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Durkin’s Football 101: Zone & Man Blocking Schemes

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Adrian Peterson. (Photo by Andy Clayton King/Getty Images)

Adrian Peterson. (Photo by Andy Clayton King/Getty Images)

Dan Durkin Dan Durkin
Dan Durkin joined The Score's columnist community after finishing...
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By Dan Durkin-

(CBS) Did you know that four of the six teams who ran more than they passed last season made the playoffs? Undoubtedly, the NFL is a passing league, but running the ball is far from passé.

Today’s playbook topic focuses on zone and man blocking schemes, two different approaches to achieve a common goal of sealing off defenders to create running lanes.

Zone blocking is a technique where offensive lineman block areas of the field opposed to specific defenders. There are a couple precepts that govern the decision making of a lineman on a zone blocked play, specifically: which way is the play designed to go (“playside”), and am I “covered” by a defender on the line of scrimmage? Linemen who don’t have a defender covering them are considered “uncovered” and are doing the “zoning” on the play.

To make things clearer, let’s go to the film room and take a look at an inside zone play run by the Houston Texans out of “12” personnel (1 Running Back, 2 Tight Ends).

Help always comes from the inside in a zone blocking scheme. Thus, it is essential for uncovered lineman – playside guard circled in blue, backside guard circled in orange – to take note of the alignment of the defender covering their playside teammate.

Picture1

For the uncovered playside guard, his playside teammate (the left tackle) is covered by a defensive end shaded to the inside in a 4i-technique, so there’s a strong chance the playside guard ends up blocking him. For the uncovered backside guard, his playside teammate (the center) is covered by a nose tackle lined head up in a 0-technique, so there’s a 50/50 chance the backside guard ends up blocking him.

The offensive line double teams to the playside of the line of scrimmage, and lets the defender’s leverage determine how the blocking unfolds. In this example, the 4i-technique steps inside, so the playside guard positions his helmet on the outside number of the defender’s jersey, and the playside tackle (#76) releases to the linebacker. The center and backside guard “combo” block the nose tackle.

Arian Foster’s aiming point is the playside guard’s outside hip, or the “B-gap.” In a zone scheme, running backs are taught to “press” the line of scrimmage and read the helmet of the second defender on the playside.

Picture 2

Since the playside running lanes are defended, Foster makes one decisive cut to the backside alley. The backside outside linebacker is playing contain in case of a bootleg, so once the backside tight end seals off the inside backer (#9 of the 11 Steelers defenders), Foster only has the safety left to beat.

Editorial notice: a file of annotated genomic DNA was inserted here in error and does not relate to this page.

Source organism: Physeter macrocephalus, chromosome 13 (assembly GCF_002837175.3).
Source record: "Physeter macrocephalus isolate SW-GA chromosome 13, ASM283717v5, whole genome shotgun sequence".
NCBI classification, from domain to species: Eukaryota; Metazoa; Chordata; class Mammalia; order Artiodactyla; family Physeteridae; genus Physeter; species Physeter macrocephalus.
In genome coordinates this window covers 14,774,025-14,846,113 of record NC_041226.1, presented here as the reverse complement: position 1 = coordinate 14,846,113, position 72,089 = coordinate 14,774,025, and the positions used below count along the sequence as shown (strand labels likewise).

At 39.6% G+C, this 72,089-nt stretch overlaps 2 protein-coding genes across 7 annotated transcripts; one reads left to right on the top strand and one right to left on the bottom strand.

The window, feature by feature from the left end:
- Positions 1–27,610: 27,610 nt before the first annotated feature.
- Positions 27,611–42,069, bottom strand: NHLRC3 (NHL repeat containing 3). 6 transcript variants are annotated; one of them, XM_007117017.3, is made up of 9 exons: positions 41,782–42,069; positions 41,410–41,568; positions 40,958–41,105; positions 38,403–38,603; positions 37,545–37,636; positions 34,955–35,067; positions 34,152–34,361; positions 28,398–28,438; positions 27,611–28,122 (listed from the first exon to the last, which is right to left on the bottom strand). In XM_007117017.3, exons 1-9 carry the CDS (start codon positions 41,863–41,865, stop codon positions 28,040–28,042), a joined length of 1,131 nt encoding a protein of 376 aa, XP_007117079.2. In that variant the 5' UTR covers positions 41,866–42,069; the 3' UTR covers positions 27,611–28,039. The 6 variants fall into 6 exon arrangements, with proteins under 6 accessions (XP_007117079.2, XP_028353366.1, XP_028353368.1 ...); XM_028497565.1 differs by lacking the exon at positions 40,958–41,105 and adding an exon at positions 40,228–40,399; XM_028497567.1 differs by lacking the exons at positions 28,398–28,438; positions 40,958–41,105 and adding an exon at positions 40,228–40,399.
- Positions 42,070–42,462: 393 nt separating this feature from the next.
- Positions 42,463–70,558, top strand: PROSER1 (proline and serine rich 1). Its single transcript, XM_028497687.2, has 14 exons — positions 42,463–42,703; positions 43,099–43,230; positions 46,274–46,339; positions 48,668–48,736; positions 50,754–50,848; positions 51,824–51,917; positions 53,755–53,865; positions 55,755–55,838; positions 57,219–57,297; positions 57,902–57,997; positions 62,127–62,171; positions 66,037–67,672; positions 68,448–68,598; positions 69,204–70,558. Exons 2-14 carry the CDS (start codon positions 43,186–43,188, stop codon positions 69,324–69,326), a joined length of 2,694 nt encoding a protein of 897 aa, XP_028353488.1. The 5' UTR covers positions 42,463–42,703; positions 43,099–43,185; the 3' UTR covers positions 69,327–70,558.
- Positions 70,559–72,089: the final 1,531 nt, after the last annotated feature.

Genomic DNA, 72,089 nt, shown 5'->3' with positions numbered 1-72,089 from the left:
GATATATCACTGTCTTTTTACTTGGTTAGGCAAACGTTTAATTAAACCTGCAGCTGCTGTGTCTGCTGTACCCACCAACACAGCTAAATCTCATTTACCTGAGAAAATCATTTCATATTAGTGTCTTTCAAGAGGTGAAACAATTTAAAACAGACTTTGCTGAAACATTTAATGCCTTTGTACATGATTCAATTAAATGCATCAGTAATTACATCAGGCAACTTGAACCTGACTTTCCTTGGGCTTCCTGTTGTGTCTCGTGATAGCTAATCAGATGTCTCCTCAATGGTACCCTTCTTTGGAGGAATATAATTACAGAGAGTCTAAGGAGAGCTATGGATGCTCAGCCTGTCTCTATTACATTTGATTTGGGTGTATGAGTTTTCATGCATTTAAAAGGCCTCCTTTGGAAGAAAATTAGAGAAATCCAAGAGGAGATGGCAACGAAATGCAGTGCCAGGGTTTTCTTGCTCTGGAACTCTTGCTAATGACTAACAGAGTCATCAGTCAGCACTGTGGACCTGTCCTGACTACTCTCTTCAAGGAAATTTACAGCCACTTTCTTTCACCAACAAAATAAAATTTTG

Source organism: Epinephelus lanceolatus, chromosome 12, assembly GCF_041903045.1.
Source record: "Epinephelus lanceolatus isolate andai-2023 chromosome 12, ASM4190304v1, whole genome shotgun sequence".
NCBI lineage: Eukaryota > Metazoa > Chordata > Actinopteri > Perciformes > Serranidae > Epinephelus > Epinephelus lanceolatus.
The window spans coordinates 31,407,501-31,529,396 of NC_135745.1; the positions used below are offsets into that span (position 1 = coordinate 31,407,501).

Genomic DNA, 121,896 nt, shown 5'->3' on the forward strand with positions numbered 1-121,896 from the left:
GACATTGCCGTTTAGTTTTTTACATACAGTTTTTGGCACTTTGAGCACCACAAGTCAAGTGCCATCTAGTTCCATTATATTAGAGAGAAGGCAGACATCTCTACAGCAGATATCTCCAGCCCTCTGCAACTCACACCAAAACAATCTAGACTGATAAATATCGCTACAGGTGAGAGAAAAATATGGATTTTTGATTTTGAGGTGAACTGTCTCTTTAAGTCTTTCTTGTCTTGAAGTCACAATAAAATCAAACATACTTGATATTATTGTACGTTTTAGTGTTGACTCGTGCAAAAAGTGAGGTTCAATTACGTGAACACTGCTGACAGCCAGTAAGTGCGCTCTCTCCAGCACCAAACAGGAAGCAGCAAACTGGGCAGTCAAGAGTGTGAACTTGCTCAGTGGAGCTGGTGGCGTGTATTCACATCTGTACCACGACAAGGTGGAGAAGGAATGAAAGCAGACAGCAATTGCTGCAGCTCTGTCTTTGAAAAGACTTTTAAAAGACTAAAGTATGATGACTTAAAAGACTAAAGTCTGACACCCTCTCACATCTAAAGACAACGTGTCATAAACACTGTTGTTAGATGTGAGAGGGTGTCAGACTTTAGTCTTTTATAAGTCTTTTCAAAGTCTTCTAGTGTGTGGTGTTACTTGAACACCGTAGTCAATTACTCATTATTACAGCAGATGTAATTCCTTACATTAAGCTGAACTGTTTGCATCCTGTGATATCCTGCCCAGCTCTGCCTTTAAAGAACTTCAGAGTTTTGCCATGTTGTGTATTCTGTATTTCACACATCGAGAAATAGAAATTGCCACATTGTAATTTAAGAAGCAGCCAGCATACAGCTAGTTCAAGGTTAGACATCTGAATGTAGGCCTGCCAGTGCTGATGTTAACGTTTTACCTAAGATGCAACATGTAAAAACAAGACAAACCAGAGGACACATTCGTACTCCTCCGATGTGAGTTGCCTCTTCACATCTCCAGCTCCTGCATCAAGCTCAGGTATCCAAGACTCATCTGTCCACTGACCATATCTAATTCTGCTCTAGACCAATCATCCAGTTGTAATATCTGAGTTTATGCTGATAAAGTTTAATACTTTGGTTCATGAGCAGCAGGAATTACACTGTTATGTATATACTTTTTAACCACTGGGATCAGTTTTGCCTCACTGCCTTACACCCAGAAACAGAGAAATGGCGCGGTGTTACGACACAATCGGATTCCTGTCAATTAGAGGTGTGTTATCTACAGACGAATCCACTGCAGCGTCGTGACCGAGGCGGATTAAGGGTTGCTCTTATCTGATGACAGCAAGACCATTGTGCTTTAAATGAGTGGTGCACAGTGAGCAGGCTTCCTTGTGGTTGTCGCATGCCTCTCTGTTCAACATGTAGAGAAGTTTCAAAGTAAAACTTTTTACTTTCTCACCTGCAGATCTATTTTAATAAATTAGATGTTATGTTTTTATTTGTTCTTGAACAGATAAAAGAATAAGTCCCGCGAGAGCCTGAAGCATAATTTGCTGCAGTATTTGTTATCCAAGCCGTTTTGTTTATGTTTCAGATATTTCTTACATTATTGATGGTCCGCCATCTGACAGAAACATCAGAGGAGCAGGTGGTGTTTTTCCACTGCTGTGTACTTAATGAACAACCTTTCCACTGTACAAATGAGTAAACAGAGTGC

Picture3

Troy Polamalu overpursues with his angle, so it’s off to the races for Foster on a 46-yard touchdown.

Let’s take a look at an outside zone play run by the Texans. On an outside zone play, the same blocking principles apply, but the line takes a wider first step, and the running back’s aiming point is a wider gap, on this play, it is the outside hip of the playside tackle or the “C-gap.”

Picture4

The Browns set the edge to the outside using a “force” defender, forcing Ben Tate to follow his fullback on an inside cut.

Picture5

The fullback seals off the remaining Browns defender (#99) and picks up the pursuing backside safety in the process, and Tate finds his way into the end zone.

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You can train your eye to determine if a play is zone blocked or not by paying attention to two areas of the offensive line and running back’s body: their feet and shoulders. Their first step – or “lead” step – is a short step at a 45-degree angle to the playside; this aligns their hips and shoulders. This picture is a great illustration of a line and running back working in concert off the snap of the ball.

Picture7

Now, let’s take a look at a man blocking scheme run by the Minnesota Vikings. Man blocking is exactly what it sounds like, matching up a “hat on a hat” and creating one point of attack for the running back to hit full speed “downhill.” There’s no better downhill runner in the league than Adrian Peterson, and when he’s given a clear path to run through, bad things happen to the defense.

Picture8

The Vikings win every block at the first and second level, leaving the safety as the last line of defense. With his fullback leading the way, Peterson reads the block and bounces it to the outside for a 64-yard touchdown run.

Picture9

Man plays utilize power and the snap count to fire off the ball. Offensive coordinators look for tendencies to see what type of defensive front they’ll get in certain formations. When they scheme it right and are able to outnumber and/or outflank the defense to one side of the field, good things happen.

Zone blocking has become more prevalent, as it’s a challenge to find offensive line personnel capable of lining up and moving 325+ pound men out of an area. Zone plays create lateral “flow” by the defense. A defender’s natural instinct is to pursue the ball and not penetrate up field, which is what the offense needs to seal off blocks, and create both playside and backside running lanes.

Zone or man, it’s all about execution.

Questions about this playbook, or suggestions for a future playbook? Follow/Tweet me: @djdurkin

Click here to view my playbook series. 

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